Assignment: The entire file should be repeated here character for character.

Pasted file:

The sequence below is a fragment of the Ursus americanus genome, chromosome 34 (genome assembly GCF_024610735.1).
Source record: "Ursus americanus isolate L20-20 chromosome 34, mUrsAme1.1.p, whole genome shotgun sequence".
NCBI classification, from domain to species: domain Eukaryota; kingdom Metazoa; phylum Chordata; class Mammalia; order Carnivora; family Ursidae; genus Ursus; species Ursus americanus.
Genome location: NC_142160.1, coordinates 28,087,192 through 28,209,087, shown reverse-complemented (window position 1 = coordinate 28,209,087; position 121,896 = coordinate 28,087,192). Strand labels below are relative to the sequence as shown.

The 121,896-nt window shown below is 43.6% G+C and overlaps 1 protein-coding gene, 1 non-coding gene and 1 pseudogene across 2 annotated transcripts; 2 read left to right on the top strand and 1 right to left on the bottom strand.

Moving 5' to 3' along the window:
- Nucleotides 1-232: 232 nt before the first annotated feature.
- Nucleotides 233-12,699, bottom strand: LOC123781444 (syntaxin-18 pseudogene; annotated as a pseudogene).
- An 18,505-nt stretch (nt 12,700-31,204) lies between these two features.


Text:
The sequence below is a fragment of the Ursus americanus genome, chromosome 34 (genome assembly GCF_024610735.1).
Source record: "Ursus americanus isolate L20-20 chromosome 34, mUrsAme1.1.p, whole genome shotgun sequence".
NCBI classification, from domain to species: domain Eukaryota; kingdom Metazoa; phylum Chordata; class Mammalia; order Carnivora; family Ursidae; genus Ursus; species Ursus americanus.
Genome location: NC_142160.1, coordinates 28,087,192 through 28,209,087, shown reverse-complemented (window position 1 = coordinate 28,209,087; position 121,896 = coordinate 28,087,192). Strand labels below are relative to the sequence as shown.

The 121,896-nt window shown below is 43.6% G+C and overlaps 1 protein-coding gene, 1 non-coding gene and 1 pseudogene across 2 annotated transcripts; 2 read left to right on the top strand and 1 right to left on the bottom strand.

Moving 5' to 3' along the window:
- Nucleotides 1-232: 232 nt before the first annotated feature.
- Nucleotides 233-12,699, bottom strand: LOC123781444 (syntaxin-18 pseudogene; annotated as a pseudogene).
- An 18,505-nt stretch (nt 12,700-31,204) lies between these two features.